Flu forces closure of Marshall County schools
Marshall County schools woke up Wednesday with a low fever but by the end of the day had decided bed rest was in order.
Director of Schools Jacob Sorrells canceled school in the county for Thursday and Friday as illness and absenteeism began to spike upward.
“Let’s go home, get healed up, and start back healthy next week,” Sorrells said Wednesday afternoon.
School administrators have been monitoring absentee rates in the system closely in response to a wave of flu, norovirus, and strep throat that have swept through school systems in eastern and middle Tennessee over the last several days.
Closing is up to the discretion of each county, and Sorrells said that 15 percent absenteeism was his mark for sending students and staff home. There are no statewide guidelines to follow.
A normal absentee rate across the county on any given day is five percent, he said, using that number as a baseline with which to start.
Last week, the number of children out on Thursday was 8.5 percent, rising Friday to 10 percent.
Monday, the number was steady at 10.1 percent before Valentine’s Day parties on Tuesday pushed the overall number down to 8.1 percent.
Illness rates have been uneven across the county.
Sorrells said that the south end of the county was impacted much more than the northern half.
Tuesday, the absence rate at Cornersville High School was 16.6 percent, while only 3.3 percent at Chapel Hill Elementary.
Interviewing Sorrells on Wednesday morning, the number countywide was back up to 10 percent.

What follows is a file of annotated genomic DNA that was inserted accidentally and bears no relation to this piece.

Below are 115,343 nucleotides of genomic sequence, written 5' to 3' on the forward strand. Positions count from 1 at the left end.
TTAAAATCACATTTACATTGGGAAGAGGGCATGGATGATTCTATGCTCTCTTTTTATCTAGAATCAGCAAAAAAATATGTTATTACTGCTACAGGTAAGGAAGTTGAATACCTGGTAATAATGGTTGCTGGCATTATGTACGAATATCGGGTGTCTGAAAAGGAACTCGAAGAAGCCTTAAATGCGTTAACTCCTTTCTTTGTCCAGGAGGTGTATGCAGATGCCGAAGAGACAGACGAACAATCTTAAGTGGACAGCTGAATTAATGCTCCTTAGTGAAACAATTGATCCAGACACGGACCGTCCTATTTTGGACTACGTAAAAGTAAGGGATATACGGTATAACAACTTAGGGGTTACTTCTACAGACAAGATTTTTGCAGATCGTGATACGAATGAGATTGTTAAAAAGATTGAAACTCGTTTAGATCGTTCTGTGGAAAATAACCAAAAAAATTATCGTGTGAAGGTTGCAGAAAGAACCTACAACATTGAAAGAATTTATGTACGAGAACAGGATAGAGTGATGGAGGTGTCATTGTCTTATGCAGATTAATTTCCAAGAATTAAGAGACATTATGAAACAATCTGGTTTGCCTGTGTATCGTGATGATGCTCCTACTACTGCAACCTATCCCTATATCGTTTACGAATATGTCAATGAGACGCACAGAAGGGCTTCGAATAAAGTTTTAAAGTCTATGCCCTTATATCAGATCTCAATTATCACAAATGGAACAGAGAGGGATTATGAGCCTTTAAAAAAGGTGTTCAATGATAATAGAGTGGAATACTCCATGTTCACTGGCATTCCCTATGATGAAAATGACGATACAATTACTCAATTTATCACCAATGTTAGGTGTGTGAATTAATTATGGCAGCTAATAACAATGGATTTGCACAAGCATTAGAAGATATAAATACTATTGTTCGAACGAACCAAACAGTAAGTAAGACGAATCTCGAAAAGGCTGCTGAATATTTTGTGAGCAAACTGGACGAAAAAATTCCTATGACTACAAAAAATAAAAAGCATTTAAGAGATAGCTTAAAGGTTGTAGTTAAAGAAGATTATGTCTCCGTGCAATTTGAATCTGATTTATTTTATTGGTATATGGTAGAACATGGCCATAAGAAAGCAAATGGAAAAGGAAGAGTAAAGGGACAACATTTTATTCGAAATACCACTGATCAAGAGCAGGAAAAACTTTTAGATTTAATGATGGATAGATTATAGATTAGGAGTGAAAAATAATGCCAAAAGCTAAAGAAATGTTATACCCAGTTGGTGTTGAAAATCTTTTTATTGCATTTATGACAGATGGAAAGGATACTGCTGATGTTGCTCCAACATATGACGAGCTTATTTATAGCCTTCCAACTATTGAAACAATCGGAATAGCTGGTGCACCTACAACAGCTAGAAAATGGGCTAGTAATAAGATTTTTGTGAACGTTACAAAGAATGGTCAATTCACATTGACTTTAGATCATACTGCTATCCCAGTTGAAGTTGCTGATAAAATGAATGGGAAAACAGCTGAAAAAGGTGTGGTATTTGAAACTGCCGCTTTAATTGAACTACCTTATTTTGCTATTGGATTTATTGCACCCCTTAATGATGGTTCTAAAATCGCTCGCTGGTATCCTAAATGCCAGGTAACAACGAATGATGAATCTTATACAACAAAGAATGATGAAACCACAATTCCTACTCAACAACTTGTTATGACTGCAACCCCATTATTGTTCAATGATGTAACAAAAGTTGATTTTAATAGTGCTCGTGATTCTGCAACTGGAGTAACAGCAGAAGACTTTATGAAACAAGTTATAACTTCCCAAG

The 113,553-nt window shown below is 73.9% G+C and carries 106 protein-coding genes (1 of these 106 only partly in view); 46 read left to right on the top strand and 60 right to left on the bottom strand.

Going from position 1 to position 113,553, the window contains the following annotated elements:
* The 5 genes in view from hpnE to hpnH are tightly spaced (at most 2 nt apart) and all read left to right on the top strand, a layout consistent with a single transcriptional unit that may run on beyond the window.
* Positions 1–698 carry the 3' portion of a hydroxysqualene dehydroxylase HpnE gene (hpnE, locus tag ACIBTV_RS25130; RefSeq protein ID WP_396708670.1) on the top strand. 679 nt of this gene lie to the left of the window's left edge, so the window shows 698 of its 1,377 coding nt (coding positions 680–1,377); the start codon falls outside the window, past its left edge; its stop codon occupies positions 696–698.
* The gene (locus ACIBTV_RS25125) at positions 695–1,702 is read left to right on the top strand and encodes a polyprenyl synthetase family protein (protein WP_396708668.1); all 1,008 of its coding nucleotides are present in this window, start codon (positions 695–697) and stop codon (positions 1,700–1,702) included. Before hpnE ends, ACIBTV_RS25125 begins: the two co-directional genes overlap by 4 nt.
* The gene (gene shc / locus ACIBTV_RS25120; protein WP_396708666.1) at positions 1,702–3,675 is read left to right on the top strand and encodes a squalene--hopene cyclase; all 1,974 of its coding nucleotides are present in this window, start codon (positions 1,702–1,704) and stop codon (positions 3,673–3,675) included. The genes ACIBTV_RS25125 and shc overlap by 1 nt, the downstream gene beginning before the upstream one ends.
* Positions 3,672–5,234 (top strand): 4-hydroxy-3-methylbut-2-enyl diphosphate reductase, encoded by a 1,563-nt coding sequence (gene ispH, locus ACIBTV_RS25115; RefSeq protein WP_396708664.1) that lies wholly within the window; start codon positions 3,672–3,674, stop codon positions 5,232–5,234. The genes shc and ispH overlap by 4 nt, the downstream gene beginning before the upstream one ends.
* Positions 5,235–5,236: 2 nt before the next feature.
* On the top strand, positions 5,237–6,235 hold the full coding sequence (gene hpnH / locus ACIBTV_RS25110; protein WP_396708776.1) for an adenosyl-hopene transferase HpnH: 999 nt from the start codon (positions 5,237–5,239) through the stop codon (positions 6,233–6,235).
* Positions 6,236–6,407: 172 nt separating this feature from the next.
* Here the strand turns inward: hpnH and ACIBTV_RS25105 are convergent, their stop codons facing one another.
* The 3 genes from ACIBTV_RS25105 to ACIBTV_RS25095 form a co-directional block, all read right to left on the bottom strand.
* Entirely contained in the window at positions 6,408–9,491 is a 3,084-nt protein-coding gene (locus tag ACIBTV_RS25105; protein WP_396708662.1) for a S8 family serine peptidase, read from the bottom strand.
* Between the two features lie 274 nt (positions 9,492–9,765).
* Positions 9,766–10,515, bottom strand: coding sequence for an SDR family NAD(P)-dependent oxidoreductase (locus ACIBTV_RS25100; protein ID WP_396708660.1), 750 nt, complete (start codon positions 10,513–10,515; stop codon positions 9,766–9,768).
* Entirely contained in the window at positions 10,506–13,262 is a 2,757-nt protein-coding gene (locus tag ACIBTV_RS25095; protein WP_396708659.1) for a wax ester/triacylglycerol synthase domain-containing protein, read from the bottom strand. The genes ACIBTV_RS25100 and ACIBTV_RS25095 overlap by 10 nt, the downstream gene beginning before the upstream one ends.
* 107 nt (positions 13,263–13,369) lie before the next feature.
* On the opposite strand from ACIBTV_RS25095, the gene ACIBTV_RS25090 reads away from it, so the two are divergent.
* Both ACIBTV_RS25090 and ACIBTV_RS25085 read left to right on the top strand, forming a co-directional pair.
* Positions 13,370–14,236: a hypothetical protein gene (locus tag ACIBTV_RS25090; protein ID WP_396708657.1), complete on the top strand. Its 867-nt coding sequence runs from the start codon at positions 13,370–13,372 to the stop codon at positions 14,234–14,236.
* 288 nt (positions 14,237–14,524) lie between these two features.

“I don’t take it lightly,” Sorrells said, “but we are responsible for academic success and student achievement and I want to protect that classroom instructional time. I want to be in school as much as possible.”
Over the course of the day on Wednesday, however, it became clear that wasn’t going to be possible.
After lunchtime, the absentee rate had risen to 13.5 percent, as students went home sick during the course of the day, and was still trending upward, Sorrells said.
The rise in illness was also reaching the point where the county was beginning to get thin on teachers and substitutes, so Sorrells made the decision to close the schools
With Monday being a regularly scheduled holiday for President’s Day, students will not return to school until Tuesday.
Scheduled athletic events are expected to continue, but other planned extracurricular events at each school will be up to the discretion of the individual building principals, according to the central office.
Maury County schools recently reopened after taking two days off, and Wilson County schools decided to take the whole week off after Monday, when the number of teacher absences left more than 20 classrooms without cover.
Giles County, Lincoln County, and Fayetteville City schools have also closed for the rest of the week.